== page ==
- 1901 – Gilda Gray, Polish-American actress, singer, and dancer (d. 1959), was an American actress and dancer who popularized a dance called the "shimmy" which became fashionable in 1920s films and theater productions.
- 1896 – Marjorie Joyner, American make-up artist and businesswoman (d. 1994), was born in 1896, in Monterey, Virginia. she was the granddaughter of a slave and a white slave-owner. She moved to Chicago in 1912, and shortly thereafter, she began studying cosmetology.
- 1891 – Brenda Ueland, American journalist, author, and educator (d. 1985), was a journalist, editor, freelance writer, and teacher of writing. She is best known for her book If You Want to Write: A Book about Art, Independence and Spirit.
- 1879 – B. A. Rolfe, American bandleader and producer (d. 1956), was an American musician known as "The Boy Trumpet Wonder" who went on to be a bandleader, recording artist, radio personality, and film producer.
- 1857 – Ned Williamson, American baseball player (d. 1894), was a professional baseball infielder in Major League Baseball. He played for three teams: the Indianapolis Blues of the National League (NL) for one season, the Chicago White Stockings (NL) for 11 seasons, and the Chicago Pirates of the Players' League for one season.
- 1855 – James S. Sherman, American lawyer and politician, 27th Vice President of the United States (d. 1912), was an American politician who was a United States representative from New York from 1887 to 1891 and 1893 to 1909, and the 27th vice president of the United States from 1909 until his death. He was a member of the interrelated Baldwin, Hoar, and Sherman families, prominent lawyers and politicians of New England and New York.
- 1840 – Eliza Pollock, American archer (d. 1919), was an American archer who competed in the early twentieth century. She won two bronze medals in Archery at the 1904 Summer Olympics in Missouri in the double national and Columbia rounds and a gold medal with the US team.
- 1838 – Annie Edson Taylor, American stuntwoman and educator (d. 1921), was an American schoolteacher who, on her 63rd birthday, October 24, 1901, became the first person to survive a trip over Niagara Falls in a barrel. Her motives were financial but she never made much money from her adventure.
- 1788 – Sarah Josepha Hale, American author and poet (d. 1879), was an American writer and an influential editor. She was the author of the nursery rhyme "Mary Had a Little Lamb".
- 2016 – Bobby Vee, American pop singer (b. 1943)
- 2015 – Alvin Bronstein, American lawyer and academic (b. 1928)
- 2015 – Maureen O'Hara, Irish-American actress and singer (b. 1920)
- 2014 – Alvin Wiederspahn, American lawyer and politician (b. 1949)
- 2014 – Marcia Strassman, American actress and singer (b. 1948)
- 2013 – Brooke Greenberg, American girl with a rare genetic disorder (b. 1993)
- 2013 – Frank Perconte American soldier b. 1917)
- 2013 – Lew Mayne, American football player and coach (b. 1920)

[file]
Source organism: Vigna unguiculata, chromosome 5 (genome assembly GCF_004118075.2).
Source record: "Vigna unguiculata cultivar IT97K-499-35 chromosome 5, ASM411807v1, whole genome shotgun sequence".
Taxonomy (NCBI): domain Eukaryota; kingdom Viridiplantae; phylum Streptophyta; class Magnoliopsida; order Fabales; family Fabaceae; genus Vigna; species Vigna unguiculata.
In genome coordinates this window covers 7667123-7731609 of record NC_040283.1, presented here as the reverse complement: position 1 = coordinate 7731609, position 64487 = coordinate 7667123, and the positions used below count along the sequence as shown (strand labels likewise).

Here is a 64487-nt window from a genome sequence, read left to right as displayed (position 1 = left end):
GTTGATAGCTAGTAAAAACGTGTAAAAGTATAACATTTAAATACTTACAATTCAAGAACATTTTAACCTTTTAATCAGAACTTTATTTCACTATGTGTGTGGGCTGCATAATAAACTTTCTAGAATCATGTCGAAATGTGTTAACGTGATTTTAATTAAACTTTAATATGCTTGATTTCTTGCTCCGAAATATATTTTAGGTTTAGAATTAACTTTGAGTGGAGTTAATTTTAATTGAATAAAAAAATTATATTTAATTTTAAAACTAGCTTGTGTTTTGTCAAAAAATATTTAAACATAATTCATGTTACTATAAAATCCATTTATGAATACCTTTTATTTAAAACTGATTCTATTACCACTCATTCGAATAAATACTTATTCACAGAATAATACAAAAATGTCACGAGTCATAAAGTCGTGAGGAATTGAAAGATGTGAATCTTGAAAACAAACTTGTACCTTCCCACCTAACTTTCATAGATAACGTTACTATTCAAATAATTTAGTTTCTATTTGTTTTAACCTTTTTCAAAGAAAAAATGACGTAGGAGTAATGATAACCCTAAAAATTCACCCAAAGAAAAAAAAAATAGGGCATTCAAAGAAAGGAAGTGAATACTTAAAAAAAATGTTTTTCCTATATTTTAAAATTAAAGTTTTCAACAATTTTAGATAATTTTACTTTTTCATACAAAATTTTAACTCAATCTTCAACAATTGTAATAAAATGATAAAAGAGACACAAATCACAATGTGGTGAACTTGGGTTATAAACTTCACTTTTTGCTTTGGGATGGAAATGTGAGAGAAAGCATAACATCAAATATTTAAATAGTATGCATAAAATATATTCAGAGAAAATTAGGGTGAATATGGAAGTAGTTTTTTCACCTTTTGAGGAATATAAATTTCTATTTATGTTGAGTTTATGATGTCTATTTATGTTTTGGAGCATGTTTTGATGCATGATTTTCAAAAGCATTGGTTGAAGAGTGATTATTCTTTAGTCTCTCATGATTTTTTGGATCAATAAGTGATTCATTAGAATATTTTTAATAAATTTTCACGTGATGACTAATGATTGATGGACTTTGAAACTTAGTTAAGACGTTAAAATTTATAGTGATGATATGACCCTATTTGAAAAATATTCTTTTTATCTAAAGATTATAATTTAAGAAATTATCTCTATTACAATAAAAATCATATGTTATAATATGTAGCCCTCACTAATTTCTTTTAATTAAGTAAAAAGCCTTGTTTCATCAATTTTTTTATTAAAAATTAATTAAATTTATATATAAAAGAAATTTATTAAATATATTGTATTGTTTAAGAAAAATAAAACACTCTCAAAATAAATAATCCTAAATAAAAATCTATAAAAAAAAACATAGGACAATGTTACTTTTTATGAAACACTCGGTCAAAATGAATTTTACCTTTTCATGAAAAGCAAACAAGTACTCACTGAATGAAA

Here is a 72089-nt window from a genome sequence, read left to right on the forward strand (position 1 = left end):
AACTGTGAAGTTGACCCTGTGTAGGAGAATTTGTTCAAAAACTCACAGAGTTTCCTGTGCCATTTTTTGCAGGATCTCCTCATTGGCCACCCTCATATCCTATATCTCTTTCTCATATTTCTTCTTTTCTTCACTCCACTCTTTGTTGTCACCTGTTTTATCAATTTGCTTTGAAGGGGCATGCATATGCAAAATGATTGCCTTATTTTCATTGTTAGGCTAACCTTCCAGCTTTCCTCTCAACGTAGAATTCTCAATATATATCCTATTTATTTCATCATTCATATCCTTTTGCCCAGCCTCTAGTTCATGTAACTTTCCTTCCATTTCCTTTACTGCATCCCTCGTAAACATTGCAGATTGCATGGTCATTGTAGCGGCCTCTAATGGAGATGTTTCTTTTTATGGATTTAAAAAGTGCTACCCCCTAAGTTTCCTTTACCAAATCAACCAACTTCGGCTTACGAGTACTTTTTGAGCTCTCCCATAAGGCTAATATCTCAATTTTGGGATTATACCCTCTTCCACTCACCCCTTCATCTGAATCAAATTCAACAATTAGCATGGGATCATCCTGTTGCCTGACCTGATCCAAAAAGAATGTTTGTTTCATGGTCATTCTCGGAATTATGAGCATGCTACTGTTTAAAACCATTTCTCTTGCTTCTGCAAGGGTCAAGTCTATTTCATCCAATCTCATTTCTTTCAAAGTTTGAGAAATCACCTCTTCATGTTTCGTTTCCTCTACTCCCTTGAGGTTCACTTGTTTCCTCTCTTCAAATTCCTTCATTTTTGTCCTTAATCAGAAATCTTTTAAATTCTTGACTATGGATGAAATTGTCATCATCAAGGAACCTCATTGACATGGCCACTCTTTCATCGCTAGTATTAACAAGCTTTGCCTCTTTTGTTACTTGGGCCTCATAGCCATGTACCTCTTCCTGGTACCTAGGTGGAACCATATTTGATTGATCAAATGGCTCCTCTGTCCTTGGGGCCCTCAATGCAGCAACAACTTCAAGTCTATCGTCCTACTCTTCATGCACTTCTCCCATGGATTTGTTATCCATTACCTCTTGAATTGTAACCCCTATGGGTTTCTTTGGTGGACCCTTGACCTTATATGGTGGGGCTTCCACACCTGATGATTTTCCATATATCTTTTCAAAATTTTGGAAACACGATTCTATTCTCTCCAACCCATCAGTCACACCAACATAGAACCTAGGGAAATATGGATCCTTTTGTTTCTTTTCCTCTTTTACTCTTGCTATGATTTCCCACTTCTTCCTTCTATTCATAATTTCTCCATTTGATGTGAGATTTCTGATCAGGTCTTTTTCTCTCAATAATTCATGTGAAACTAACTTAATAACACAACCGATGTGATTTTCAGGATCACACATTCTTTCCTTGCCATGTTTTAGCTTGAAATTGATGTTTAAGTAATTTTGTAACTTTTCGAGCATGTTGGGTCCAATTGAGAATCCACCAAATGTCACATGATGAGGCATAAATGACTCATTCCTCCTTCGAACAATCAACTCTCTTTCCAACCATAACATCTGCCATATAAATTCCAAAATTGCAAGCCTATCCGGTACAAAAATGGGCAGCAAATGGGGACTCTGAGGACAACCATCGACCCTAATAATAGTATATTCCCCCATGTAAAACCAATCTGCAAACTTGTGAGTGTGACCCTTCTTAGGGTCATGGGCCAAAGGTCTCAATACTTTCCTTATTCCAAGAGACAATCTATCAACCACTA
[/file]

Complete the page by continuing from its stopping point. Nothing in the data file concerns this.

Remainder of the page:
- 2012 – Bill Dees, American singer-songwriter and guitarist (b. 1939)
- 2012 – Jeff Blatnick, American wrestler and sportscaster (b. 1957)
- 2012 – Margaret Osborne duPont, American tennis player (b. 1918)
- 2012 – Peggy Ahern, American actress (b. 1917)
- 2010 – Joseph Stein, American author and playwright (b. 1912)
- 2010 – Lamont Johnson, American actor, director, and producer (b. 1922)
- 2008 – Moshe Cotel, American pianist and composer (b. 1943)
- 2006 – Enolia McMillan, American educator and activist (b. 1904)
- 2005 – Joy Clements, American soprano and actress (b. 1932)
- 2005 – Rosa Parks, American activist (b. 1913)
- 2004 – James Aloysius Hickey, American cardinal (b. 1920)
- 2004 – Randy Dorton, American engineer (b. 1954)
- 2004 – Ricky Hendrick, American race car driver and businessman (b. 1980)
- 2002 – Harry Hay, English-American activist, co-founded the Mattachine Society and Radical Faeries (b. 1912)
- 2002 – Peggy Moran, American actress and singer (b. 1918)
- 2002 – Winton M. Blount, American soldier and politician, 59th United States Postmaster General (b. 1921)
- 2001 – Kathleen Ankers, American actress and set designer (b. 1919)
- 1997 – Don Messick, American voice actor and singer (b. 1926)
- 1994 – Raúl Juliá, Puerto Rican-American actor and singer (b. 1940)
- 1992 – Laurie Colwin, American novelist and short story writer (b. 1944)
- 1991 – Gene Roddenberry, American captain, screenwriter, and producer, created Star Trek (b. 1921)
- 1985 – Richie Evans, American race car driver (b. 1941)
- 1979 – Carlo Abarth, Italian automobile designer and founded of Abarth (b. 1908)
- 1972 – Claire Windsor, American actress (b. 1897)
- 1972 – Jackie Robinson, American baseball player and sportscaster (b. 1919)
- 1971 – Carl Ruggles, American composer (b. 1876)
- 1970 – Richard Hofstadter, American historian and author (b. 1916)
- 1960 – Yevgeny Ostashev, the test pilot of rocket, participant in the launch of the first artificial Earth satellite, Lenin prize winner, Candidate of Technical Sciences (b. 1924)
- 1948 – Frederic L. Paxson, American historian and author (b. 1877)
- 1935 – Dutch Schultz, American mob boss (b. 1902)
- 1917 – James Carroll Beckwith, American painter and academic (b. 1852)
- 1852 – Daniel Webster, American lawyer and politician, 14th United States Secretary of State (b. 1782)
- 1824 – Israel Bissell, American patriot post rider during American Revolutionary War (b. 1752)
- 1821 – Elias Boudinot, American lawyer and politician, 10th President of the Continental Congress (b. 1740)